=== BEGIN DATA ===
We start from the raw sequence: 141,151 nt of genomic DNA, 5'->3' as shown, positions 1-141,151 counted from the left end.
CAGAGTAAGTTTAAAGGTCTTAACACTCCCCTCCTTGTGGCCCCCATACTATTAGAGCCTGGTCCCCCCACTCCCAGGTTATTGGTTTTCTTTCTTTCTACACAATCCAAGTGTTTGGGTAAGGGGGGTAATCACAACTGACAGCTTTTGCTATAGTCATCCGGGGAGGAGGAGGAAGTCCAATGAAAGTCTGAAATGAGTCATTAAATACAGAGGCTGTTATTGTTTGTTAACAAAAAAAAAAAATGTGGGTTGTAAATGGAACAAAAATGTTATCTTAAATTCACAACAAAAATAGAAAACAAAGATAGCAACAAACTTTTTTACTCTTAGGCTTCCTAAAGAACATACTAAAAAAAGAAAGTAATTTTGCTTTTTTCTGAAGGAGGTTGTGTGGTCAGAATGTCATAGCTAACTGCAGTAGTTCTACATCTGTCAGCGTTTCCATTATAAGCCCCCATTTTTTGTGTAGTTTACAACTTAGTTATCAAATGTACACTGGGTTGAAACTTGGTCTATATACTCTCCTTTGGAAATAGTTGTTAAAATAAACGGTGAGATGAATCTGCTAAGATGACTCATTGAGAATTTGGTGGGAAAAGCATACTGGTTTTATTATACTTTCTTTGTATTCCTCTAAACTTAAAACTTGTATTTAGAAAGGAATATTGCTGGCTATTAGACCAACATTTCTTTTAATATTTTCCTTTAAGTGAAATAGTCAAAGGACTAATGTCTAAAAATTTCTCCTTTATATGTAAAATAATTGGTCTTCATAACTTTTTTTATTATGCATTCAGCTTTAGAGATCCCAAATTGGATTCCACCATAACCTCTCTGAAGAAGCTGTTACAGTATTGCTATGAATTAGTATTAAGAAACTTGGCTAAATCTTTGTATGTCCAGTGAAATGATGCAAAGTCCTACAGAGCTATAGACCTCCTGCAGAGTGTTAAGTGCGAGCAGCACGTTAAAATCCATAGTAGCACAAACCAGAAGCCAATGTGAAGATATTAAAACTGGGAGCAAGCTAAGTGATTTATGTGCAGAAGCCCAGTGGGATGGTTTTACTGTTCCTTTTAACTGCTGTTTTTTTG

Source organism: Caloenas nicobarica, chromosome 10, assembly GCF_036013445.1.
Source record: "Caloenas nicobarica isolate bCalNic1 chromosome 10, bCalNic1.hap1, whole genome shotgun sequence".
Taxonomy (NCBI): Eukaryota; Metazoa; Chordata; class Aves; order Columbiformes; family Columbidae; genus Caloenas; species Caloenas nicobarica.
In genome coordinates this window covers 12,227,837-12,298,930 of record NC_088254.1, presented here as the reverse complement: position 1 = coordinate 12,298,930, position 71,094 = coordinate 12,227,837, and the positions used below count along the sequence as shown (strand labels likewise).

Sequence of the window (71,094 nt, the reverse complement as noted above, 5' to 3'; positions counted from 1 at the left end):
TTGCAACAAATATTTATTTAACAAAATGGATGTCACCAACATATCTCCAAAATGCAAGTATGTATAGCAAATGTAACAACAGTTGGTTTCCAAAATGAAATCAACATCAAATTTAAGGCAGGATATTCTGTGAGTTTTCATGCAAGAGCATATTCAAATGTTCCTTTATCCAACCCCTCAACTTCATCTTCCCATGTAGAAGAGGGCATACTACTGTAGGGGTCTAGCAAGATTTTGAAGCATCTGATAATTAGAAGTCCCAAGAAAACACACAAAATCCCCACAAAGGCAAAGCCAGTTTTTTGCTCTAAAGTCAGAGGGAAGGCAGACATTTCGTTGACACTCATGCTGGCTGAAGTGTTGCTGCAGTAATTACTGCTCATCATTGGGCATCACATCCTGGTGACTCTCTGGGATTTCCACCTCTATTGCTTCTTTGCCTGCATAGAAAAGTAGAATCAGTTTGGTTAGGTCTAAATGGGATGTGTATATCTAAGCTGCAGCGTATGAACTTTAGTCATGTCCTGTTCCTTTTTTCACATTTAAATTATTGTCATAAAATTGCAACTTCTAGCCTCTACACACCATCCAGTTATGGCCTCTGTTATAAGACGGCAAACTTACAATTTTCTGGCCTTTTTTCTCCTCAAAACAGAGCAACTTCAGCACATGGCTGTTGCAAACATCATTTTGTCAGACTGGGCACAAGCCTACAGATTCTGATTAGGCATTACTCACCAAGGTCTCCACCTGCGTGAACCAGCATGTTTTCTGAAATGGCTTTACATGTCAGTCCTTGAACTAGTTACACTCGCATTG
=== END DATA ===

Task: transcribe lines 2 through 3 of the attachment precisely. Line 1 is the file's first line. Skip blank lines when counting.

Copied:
CAGAGTAAGTTTAAAGGTCTTAACACTCCCCTCCTTGTGGCCCCCATACTATTAGAGCCTGGTCCCCCCACTCCCAGGTTATTGGTTTTCTTTCTTTCTACACAATCCAAGTGTTTGGGTAAGGGGGGTAATCACAACTGACAGCTTTTGCTATAGTCATCCGGGGAGGAGGAGGAAGTCCAATGAAAGTCTGAAATGAGTCATTAAATACAGAGGCTGTTATTGTTTGTTAACAAAAAAAAAAAATGTGGGTTGTAAATGGAACAAAAATGTTATCTTAAATTCACAACAAAAATAGAAAACAAAGATAGCAACAAACTTTTTTACTCTTAGGCTTCCTAAAGAACATACTAAAAAAAGAAAGTAATTTTGCTTTTTTCTGAAGGAGGTTGTGTGGTCAGAATGTCATAGCTAACTGCAGTAGTTCTACATCTGTCAGCGTTTCCATTATAAGCCCCCATTTTTTGTGTAGTTTACAACTTAGTTATCAAATGTACACTGGGTTGAAACTTGGTCTATATACTCTCCTTTGGAAATAGTTGTTAAAATAAACGGTGAGATGAATCTGCTAAGATGACTCATTGAGAATTTGGTGGGAAAAGCATACTGGTTTTATTATACTTTCTTTGTATTCCTCTAAACTTAAAACTTGTATTTAGAAAGGAATATTGCTGGCTATTAGACCAACATTTCTTTTAATATTTTCCTTTAAGTGAAATAGTCAAAGGACTAATGTCTAAAAATTTCTCCTTTATATGTAAAATAATTGGTCTTCATAACTTTTTTTATTATGCATTCAGCTTTAGAGATCCCAAATTGGATTCCACCATAACCTCTCTGAAGAAGCTGTTACAGTATTGCTATGAATTAGTATTAAGAAACTTGGCTAAATCTTTGTATGTCCAGTGAAATGATGCAAAGTCCTACAGAGCTATAGACCTCCTGCAGAGTGTTAAGTGCGAGCAGCACGTTAAAATCCATAGTAGCACAAACCAGAAGCCAATGTGAAGATATTAAAACTGGGAGCAAGCTAAGTGATTTATGTGCAGAAGCCCAGTGGGATGGTTTTACTGTTCCTTTTAACTGCTGTTTTTTTG

Source organism: Caloenas nicobarica, chromosome 10, assembly GCF_036013445.1.